July 21st, 2009
07:27 AM GMT
JAKARTA, Indonesia – Noke Kiroyan enjoyed attending the regular CastleAsia business breakfast at the Marriott in Jakarta. It was a good place to network, and he liked the attentive service: The waiter always remembered his preferred simple breakfast of two eggs.
Security is always an issue in Jakarta. Everyone knows that the country’s most notorious terrorist, Noordin Top, is still at large and has a long track record of bombing hotels, embassies and nightclubs. But the Marriott seemed a secure location – bags were checked and everyone passed through a metal detector upon entry. Last Friday, the Indonesian and expatriate executives gathering there felt no cause for alarm.
But as Noke – a Jakarta business consultant and former CEO of several multinational companies in Indonesia – chatted with fellow business leaders at breakfast, two suicide bombers were making their last checks in room 1808. One descended in the elevator and walked straight toward the lounge where the Castle Asia meeting was taking place. A more obvious target might have been the busy coffee shop nearby, but the bomber had his eyes fixed on the lounge, as he wheeled a suitcase packed full of explosives.
What happened next Noke will never forget: a loud bang, a red flash and then darkness. He regained consciousness, unsure if he was dead or alive. He saw nothing, the void pierced only by the groans and prayers of the others around him. Then as the dust settled, he saw a beam of light. He stumbled towards it. Staff grabbed him and helped him out onto the sidewalk, where he saw a friend from the meeting who’d also escaped.
A brief thumbs-up and a few words in Dutch confirmed they were both okay. But others weren’t so lucky. Three Australians and a New Zealander were among the victims, as was the Indonesian chef serving them breakfast. The police are still working out exactly what happened, but it is becoming increasingly clear the CastleAsia meeting was deliberately targeted.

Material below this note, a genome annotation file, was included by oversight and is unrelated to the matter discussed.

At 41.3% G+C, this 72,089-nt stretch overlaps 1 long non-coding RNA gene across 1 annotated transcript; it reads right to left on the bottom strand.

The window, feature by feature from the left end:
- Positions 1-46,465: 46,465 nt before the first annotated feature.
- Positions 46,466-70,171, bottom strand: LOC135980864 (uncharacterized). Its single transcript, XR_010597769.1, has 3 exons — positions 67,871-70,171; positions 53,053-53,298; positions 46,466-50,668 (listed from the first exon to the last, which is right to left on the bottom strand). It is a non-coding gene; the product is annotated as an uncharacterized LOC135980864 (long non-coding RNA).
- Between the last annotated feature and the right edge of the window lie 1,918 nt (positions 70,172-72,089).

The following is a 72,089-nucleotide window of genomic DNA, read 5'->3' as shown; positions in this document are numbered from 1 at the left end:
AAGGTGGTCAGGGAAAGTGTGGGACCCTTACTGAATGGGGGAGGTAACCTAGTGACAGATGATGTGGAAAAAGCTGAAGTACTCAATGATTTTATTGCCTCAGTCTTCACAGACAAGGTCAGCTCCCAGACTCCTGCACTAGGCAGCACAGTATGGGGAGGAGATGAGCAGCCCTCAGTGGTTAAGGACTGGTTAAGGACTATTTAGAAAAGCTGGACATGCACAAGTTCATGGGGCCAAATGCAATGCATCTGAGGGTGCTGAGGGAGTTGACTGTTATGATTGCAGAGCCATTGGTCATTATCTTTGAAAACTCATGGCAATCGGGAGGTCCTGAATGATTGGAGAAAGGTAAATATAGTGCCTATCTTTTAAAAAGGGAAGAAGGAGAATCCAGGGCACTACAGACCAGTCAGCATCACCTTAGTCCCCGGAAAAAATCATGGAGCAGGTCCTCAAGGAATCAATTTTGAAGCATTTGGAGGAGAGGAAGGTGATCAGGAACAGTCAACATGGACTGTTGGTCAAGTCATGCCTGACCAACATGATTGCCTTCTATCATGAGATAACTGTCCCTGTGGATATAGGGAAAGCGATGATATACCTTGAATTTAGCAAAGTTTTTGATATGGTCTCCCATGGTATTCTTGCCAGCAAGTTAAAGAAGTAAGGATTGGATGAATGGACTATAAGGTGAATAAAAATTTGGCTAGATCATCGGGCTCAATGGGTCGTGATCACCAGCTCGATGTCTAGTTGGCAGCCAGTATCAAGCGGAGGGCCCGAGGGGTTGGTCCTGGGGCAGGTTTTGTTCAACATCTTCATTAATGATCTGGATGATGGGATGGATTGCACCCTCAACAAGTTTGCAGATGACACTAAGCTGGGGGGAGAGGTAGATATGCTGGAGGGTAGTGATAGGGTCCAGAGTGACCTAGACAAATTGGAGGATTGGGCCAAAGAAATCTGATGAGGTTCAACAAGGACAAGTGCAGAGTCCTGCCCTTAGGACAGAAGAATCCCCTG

Experts like Sidney Jones from the International Crisis Group, say it’s not clear if the terrorists knew about the regular Friday breakfast meeting well in advance or whether they learned about it after they’d checked in as guests days before the attack. Either way, it would have been an enticing target for a terrorist cell determined to kill as many Westerners as possible.
Not just any Westerners either; these were the elite of the business world in Jakarta. CEOs, diplomats, movers and shakers were regulars at the CastleAsia meeting.
Noke says he does want to continue to attend CastleAsia meetings, once its founder James Castle has fully recovered from his injuries. But Noke admits the venue will have to change. Even a hotel bristling with security is still too open, too public now.
The way business is done in Jakarta will have to evolve, too. One man who runs a similar networking company, James van Zorge, told me that for now they may have to meet “electronically” via Skype or video conferencing until confidence returns. And then perhaps the networking and social events will have to take place in private residences – almost in secret to ensure the terrorists can’t hit them again.
Expatriate businessmen interviewed say they are determined not to leave Indonesia. But until Noordin Top is caught, many feel holding a regular, meeting of Westerners in a public place is simply too risky.
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